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Religious CEOs: Apple's Steve Jobs

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The computing chief has profited from the "beginner's mind" of Zen Buddhism.

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In California's Silicon Valley, failure is often seen as a badge of honor, evidence of survival of a tour of duty in the highly competitive world of high-tech start-ups and venture capitalists.

In an interview about the economy with BusinessWeek last year, the Dalai Lama quoted a Tibetan saying: "Nine times failure, nine times effort." Apple (AAPL) CEO Steve Jobs, reportedly a Buddhist himself, has learned this lesson the hard way during a career of ups and downs but now he sits atop arguably the most innovative consumer tech company in the world, and his every utterance and move is obsessively followed by supporters and detractors alike.

But Jobs isn't one to share details of his personal life. In what was for Jobs a remarkably personal and frank commencement address at Stanford University in June, 2005, he talked about how failure led him back to success, and also referred to "Beginner's Mind," a Zen Buddhist idea made famous in America during the 1960s through the published lectures of the late San Francisco-based Zen Master Shunryu Suzuki. The concept refers to the openness and eagerness of a learner. Suzuki said, "In the beginner's mind there are many possibilities, in the expert's there are few." Jobs told the graduating class, "The heaviness of being successful was replaced by the lightness of being a beginner again, less sure about everything."

Back when Jobs was a real beginner, he founded Apple -- then called the Homebrew Computer Club -- in 1976 with engineer Steve Wozniak and spun their bedroom- and then garage-based business into a $2 billion company. A college dropout, he traveled to India and returned, according to an article in the Telegraph, "in search of philosophical enlightenment." His wedding in 1991 was officiated by Zen Buddhist monk Kobun Chino Otogawa.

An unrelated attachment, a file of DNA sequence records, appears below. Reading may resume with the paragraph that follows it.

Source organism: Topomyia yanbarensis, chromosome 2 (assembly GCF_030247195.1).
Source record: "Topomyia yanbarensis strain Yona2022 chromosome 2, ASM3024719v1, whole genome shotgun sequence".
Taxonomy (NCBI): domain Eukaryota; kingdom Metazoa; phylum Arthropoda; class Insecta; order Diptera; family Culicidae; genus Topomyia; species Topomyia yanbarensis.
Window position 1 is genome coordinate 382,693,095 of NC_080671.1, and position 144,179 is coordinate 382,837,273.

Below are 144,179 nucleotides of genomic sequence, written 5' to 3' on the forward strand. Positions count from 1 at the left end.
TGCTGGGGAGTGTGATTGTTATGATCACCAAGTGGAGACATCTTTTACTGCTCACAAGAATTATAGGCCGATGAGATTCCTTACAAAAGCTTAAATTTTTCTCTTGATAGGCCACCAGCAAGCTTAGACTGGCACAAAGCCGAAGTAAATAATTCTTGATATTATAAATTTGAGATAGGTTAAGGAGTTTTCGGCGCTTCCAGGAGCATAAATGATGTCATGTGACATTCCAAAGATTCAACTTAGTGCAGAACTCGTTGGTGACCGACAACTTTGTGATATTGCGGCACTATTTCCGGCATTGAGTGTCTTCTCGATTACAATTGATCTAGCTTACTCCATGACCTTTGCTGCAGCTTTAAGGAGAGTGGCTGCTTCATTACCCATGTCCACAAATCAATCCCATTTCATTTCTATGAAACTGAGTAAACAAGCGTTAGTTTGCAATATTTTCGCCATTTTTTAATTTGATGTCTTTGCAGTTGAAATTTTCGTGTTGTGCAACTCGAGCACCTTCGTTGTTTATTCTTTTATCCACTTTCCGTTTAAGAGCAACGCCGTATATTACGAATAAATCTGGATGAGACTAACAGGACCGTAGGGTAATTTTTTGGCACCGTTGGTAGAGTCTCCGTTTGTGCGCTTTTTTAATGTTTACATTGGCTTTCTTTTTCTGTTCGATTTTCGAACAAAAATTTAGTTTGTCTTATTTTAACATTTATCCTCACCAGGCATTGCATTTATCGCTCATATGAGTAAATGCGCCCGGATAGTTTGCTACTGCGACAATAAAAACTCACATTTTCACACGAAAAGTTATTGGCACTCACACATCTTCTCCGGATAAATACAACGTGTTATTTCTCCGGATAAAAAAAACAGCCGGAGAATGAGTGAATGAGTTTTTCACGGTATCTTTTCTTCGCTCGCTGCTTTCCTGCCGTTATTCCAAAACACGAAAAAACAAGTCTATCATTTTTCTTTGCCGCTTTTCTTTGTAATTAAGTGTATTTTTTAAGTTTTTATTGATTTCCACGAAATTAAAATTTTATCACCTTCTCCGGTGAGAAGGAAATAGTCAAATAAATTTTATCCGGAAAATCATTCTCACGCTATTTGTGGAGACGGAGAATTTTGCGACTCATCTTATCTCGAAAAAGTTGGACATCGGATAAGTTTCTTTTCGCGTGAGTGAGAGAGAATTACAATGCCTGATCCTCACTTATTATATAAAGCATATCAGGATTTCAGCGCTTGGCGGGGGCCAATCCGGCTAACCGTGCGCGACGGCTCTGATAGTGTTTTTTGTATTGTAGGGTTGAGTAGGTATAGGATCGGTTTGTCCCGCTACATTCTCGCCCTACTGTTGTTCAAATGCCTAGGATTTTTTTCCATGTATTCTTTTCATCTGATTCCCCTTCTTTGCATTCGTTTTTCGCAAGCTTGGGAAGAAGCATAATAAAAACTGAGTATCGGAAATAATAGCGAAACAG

He was ousted by Apple's board in 1985. He went on to buy Graphics Group, renaming it Pixar, which became a pioneering CGI studio, home of hits such as Toy Story and Finding Nemo. He returned to Apple in 1997 and ushered in a new generation of Apple products, like iTunes and the iPhone.

According to a 2008 Fortune magazine article, after being diagnosed with a rare but operable form of pancreatic cancer in October 2003, Jobs initially decided to follow alternative treatments instead of surgery, much to the consternation of his close circle of friends and Apple's board. Jobs did end up having the surgery in July 2004, but rumors of further health issues have surfaced: Jobs took a six-month leave beginning January 2009 to take care of what he called a hormone imbalance, for which he blamed his weight loss. It turns out that he had a liver transplant that spring.

"Of all the different kinds of awareness, awareness of death and impermanence is best," the Dalai Lama wrote in The Way to Freedom. In his Sanford University address, Jobs spoke of death as being a great motivator. "Remembering that I'll be dead soon is the most important tool I've ever encountered to help me make the big choices in life," he told the assembled graduates. Bloomberg took that to heart, when it mistakenly published Jobs' updated obituary. But Jobs was back and in form this January, introducing the iPad at San Francisco's Yerba Buena Center for the Arts, and it wasn't that much later the those familiar lines started forming around Apple stores across the country.

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